Possible project topics may include:
This module introduces you to all of the fundamental concepts needed for your future studies in financial mathematics. After reviewing some key ideas from probability theory, we give an overview of some of the most important financial instruments, including shares, forward contracts and options. We next explain how derivative securities can be priced using the principle of no arbitrage. Various models for pricing options are then considered in detail, including the discrete-time binomial model and the continuous-time Black-Scholes model.
This module will introduce you to some of the most widely-used techniques in machine learning (ML). After reviewing the necessary background mathematics, we will investigate various ML methods, such as linear regression, polynomial regression and classification with logistic regression. The module covers a very wide range of practical applications, with an emphasis on hands-on numerical work using Python. At the end of the module, you will be able to formalise a ML task, choose the appropriate method to process it numerically, implement the ML algorithm in Python, and assess the method’s performance.
This is an introductory module on the Lebesgue theory of measure and integral with application to probability. You are expected to know the theory of Riemann integration. Measure in the line and plane, outer measure, measurable sets, Lebesgue measure, non-measurable sets. Sigma-algebras, measures, probability measures, measurable functions, random variables. Simple functions, Lebesgue integration, integration with respect to general measures. Expectation of random variables. Monotone and dominated convergence theorems, and applications. Absolute continuity and singularity, Radon-Nikodym theorem, probability densities. Possible further topics: product spaces, Fubini's theorem.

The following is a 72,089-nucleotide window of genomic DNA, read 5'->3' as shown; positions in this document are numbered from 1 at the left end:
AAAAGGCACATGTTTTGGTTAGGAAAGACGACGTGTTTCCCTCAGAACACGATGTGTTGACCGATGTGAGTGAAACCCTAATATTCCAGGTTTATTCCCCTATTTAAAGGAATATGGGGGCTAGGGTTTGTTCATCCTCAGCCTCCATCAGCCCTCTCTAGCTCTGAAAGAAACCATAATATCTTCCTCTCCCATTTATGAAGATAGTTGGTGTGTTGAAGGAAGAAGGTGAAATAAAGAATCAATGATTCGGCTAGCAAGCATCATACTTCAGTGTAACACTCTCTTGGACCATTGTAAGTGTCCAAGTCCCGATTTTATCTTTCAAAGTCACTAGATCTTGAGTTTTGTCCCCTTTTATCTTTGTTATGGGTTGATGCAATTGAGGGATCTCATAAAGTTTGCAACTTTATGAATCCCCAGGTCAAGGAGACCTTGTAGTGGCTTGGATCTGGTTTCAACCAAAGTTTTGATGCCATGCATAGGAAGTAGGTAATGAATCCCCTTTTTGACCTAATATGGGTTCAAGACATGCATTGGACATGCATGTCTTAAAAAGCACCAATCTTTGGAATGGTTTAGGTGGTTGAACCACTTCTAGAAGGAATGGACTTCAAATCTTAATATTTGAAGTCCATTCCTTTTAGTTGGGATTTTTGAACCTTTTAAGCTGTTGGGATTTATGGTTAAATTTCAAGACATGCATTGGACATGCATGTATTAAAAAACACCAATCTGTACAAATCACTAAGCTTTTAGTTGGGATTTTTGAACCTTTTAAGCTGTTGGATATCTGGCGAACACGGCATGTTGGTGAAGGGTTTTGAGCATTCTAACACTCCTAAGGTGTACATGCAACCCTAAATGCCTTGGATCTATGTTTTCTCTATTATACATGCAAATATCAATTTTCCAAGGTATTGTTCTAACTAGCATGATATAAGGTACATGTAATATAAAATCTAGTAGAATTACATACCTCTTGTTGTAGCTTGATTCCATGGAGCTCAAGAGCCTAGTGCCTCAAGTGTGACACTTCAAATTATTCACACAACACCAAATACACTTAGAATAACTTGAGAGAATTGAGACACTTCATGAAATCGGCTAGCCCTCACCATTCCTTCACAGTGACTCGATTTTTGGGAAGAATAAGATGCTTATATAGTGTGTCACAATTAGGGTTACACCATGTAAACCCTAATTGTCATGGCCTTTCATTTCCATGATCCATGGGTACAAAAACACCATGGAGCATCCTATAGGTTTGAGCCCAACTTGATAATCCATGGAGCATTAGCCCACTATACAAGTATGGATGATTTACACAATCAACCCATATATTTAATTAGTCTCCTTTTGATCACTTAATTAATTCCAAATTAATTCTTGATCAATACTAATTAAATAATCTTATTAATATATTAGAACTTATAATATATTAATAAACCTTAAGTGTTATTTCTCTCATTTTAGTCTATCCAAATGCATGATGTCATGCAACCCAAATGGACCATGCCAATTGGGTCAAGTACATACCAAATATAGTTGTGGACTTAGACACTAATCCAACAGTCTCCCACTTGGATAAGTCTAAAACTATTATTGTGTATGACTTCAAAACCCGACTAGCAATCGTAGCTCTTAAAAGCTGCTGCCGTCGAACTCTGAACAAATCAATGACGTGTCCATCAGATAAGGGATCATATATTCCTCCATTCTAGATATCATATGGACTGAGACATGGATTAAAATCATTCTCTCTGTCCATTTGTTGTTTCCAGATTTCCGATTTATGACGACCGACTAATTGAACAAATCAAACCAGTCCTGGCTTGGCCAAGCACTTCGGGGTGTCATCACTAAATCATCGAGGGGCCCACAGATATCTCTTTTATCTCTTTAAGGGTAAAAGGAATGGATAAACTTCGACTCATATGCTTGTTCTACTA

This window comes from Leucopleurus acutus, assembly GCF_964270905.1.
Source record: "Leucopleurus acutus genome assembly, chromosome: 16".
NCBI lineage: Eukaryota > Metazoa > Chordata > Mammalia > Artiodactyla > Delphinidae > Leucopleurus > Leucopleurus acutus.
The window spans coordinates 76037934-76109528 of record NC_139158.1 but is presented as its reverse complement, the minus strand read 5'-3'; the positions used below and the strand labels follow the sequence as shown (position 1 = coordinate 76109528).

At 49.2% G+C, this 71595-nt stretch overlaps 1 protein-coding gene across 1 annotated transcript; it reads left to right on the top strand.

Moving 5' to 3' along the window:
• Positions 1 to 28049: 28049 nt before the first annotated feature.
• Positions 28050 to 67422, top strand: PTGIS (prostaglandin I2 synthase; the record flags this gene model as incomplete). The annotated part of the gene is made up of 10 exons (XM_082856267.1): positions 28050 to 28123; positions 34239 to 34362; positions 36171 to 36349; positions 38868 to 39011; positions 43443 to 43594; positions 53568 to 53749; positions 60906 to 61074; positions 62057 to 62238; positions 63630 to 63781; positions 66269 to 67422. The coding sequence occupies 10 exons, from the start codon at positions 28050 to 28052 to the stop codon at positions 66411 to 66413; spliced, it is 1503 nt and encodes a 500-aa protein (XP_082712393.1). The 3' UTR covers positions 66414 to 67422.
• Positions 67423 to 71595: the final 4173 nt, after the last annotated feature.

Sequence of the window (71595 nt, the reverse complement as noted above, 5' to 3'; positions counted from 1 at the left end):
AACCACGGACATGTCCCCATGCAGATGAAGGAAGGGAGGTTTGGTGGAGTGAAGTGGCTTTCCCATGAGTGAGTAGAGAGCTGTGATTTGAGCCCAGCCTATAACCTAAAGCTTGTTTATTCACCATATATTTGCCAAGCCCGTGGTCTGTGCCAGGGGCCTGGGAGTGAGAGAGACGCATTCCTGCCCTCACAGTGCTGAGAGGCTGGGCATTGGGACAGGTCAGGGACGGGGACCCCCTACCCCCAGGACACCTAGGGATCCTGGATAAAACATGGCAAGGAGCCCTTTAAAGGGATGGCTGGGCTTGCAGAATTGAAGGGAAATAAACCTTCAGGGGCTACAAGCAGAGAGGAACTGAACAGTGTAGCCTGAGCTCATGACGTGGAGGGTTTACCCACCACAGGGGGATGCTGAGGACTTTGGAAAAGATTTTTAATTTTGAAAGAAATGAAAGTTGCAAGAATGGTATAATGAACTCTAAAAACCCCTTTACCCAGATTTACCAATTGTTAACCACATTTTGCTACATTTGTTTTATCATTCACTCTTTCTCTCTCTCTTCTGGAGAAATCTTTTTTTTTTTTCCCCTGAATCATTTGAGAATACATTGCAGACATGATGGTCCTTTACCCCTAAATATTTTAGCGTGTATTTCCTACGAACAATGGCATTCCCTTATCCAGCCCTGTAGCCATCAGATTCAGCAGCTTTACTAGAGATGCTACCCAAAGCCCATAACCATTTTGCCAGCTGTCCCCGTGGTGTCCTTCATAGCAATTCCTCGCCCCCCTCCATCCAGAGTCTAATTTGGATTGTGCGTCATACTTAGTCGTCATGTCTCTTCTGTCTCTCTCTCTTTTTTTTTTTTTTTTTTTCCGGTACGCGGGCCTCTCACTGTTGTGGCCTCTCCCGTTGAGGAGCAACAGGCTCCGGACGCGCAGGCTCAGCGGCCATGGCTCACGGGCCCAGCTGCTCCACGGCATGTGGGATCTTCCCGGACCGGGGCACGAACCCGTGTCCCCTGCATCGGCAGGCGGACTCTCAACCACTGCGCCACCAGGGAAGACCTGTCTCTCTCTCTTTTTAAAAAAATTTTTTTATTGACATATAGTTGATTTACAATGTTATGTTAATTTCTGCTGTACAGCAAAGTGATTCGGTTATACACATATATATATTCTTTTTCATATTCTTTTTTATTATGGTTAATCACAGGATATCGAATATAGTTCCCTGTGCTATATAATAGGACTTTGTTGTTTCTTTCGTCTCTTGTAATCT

This module will provide you with the necessary skills and techniques needed to investigate a variety of practical problems in mathematical finance. It is based on C++, the programming language of choice for many practitioners in the finance industry. You will learn about the basic concepts of the procedural part of C++ (inherited from the earlier C language), before being introduced to the fundamental ideas of object-oriented programming. The module is very ‘hands on’, with weekly sessions in the computer laboratory where you can put your theoretical knowledge into practice with a series of interesting and useful assignments.
This module aims to present some advanced probabilistic concepts and demonstrate their application to stochastic modelling of real-world situations. The topics covered include renewal theory, continuous-time Markov processes and Brownian motion. In addition to exposure to proofs and theoretical material, students develop practical skills through a large number of problems and worked examples. A stochastic process is a system evolving in time in a random way. Besides being of fundamental interest to probability theory, stochastic processes have applications in diverse fields such as financial mathematics, operations research and mathematical biology. This module is an introduction to stochastic processes and related probabilistic concepts. The focus is on continuous time stochastic processes, for which time is an element of the real numbers.